Transitioning from a cancer patient into a cancer survivor is perhaps one of the most joyous times in the life of anyone who has experienced the horrible illness. They have endured painful body aches, sleepless nights, harsh chemo treatments, and perhaps even overcame the fear of death. Cancer survivors lose their hair, bodily strength, and a good amount of weight, but never do they lose the will to survive.
Even after cancer survivors have overcome all of the above, another challenge begins after winning the fight against cancer. The rehabilitation process for cancer survivors has been proven to be somewhat of a challenge in and of itself. Although the cancer itself does not cause any long term effects, the treatment methods such as chemo therapy, radiation and medical surgery, often tend to leave cancer patients with long lasting complications that may require intense rehabilitation.
The physical impairments that cancer survivors experience usually ripen over time rather than occurring immediately after harmful treatments. Because of this, it is important to use rehabilitation as a prevention method whenever possible. Just like with cancer, the physical limitations that survivors develop are less damaging if they are detected and treated early on as opposed to later.
Physical therapists should ensure that rehabilitation efforts for cancer survivors are aimed at improving the mobility, functionality, and range of motion that may have been altered or damaged during the course of cancer treatments. Julie Silver, MD, an associate professor at Harvard Medical School developed the STAR Program. STAR, an acronym for Survivorship Training, and Rehabilitation, is a program that provides various resources, including training classes and workshops. These resources are made available to physical therapy practices, medical centers, hospitals, and cancer centers and are designed to promote and improve effective rehabilitation services for cancer survivors. The goal of the STAR program is to centralize rehabilitation techniques and services among a variety of professionals including doctors, physical therapists, and oncologists.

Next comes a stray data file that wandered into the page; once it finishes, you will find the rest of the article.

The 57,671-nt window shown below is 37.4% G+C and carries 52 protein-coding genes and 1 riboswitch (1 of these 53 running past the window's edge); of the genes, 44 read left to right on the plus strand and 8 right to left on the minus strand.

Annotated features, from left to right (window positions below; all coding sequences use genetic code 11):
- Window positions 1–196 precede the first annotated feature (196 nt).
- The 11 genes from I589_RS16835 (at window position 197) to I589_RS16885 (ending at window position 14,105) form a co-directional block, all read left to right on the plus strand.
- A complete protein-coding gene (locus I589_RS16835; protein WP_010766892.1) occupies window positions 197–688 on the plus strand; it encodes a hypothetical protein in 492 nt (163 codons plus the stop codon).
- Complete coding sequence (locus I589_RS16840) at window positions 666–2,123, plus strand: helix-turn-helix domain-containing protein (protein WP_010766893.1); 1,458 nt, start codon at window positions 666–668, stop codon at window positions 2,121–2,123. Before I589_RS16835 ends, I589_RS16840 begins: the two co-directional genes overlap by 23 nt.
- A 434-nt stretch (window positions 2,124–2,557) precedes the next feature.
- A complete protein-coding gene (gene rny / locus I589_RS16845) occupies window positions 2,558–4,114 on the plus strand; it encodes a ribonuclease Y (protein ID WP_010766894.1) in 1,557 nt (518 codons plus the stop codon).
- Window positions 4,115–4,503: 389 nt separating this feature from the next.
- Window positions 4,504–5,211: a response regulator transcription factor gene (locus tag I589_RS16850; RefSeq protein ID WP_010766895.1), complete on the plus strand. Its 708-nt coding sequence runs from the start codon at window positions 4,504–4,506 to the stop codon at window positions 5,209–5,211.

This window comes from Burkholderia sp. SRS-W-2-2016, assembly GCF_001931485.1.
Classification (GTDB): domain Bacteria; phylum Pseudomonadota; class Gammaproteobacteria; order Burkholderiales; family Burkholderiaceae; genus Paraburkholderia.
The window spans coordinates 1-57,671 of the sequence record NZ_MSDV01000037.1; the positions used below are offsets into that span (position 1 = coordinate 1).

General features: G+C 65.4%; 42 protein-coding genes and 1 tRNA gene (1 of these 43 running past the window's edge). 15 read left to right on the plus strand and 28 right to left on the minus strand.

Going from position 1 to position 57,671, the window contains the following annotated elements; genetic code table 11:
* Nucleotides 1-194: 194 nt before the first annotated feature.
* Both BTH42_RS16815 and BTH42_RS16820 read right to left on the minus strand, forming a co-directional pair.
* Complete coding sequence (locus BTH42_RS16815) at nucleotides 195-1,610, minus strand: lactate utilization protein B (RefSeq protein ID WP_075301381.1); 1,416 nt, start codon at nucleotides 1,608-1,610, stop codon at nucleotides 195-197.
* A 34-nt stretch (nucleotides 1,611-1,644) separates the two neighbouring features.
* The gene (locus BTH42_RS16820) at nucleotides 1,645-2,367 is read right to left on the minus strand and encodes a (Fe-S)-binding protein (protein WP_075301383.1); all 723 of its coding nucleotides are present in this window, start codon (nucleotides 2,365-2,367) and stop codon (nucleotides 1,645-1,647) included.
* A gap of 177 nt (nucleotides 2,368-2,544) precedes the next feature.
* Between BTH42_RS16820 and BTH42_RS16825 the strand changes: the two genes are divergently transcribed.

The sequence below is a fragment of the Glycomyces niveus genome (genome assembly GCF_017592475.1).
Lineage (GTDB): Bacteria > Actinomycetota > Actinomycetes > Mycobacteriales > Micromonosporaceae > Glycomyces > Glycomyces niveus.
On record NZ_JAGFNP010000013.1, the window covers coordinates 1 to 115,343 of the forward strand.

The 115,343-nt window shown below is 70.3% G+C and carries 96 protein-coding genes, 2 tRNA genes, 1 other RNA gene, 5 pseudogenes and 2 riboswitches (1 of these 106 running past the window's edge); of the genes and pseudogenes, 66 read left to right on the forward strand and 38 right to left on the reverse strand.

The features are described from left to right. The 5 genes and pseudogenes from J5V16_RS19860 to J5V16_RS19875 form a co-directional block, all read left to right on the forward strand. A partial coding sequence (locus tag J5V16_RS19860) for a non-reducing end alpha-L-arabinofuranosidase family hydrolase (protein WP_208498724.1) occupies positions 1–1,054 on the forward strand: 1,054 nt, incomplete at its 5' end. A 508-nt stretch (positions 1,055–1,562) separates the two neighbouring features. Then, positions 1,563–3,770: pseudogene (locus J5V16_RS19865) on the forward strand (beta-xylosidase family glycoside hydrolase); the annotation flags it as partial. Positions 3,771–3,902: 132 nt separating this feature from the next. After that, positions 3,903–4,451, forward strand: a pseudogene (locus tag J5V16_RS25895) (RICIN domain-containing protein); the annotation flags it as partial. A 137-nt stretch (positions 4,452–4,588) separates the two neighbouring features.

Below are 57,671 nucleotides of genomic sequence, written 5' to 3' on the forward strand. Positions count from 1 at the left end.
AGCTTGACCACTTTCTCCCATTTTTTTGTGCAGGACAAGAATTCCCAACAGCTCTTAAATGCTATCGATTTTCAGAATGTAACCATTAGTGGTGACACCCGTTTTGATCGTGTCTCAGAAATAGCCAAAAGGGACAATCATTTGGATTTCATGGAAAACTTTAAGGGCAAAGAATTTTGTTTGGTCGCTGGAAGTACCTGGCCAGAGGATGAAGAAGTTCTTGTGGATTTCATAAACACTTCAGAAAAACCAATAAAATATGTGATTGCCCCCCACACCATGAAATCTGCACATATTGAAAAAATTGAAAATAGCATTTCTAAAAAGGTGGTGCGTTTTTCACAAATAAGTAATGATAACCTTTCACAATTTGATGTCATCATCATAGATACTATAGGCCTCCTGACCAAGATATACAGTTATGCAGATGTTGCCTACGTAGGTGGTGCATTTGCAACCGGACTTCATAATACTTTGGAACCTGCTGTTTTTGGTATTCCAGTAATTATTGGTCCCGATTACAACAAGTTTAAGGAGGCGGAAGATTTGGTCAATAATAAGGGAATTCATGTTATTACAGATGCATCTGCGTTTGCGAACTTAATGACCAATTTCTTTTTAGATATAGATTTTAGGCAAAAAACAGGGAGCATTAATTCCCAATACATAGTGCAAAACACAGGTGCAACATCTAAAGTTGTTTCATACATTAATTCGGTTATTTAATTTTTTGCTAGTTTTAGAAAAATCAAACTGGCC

Unified training programs, such as STAR, enhance the quality of service in which patients receive. Not only do these programs provide training for different rehabilitation techniques, but they also teach physical therapists and other healthcare providers how to care for and cater to cancer survivors specifically. These tailored methods ease the process of rehabilitation and make the patients feel as comfortable as possible given the circumstances.
Dealing with cancer and all of its components from the harsh treatment options, to the numerous hospital visits, and even the loss of hair can be a trying time for those who suffer with it. While advances in medicine are working to make it easier to combat the illness, the long-term effects that the treatments cause should be kept in mind. Continued efforts towards the improvement of rehabilitation methods for cancer survivors are vital in ensuring the quality of their lives.
For more information about the cancer rehabilitation methods, the STAR program and the role that physical therapists play in the survivorship of cancer patients, click here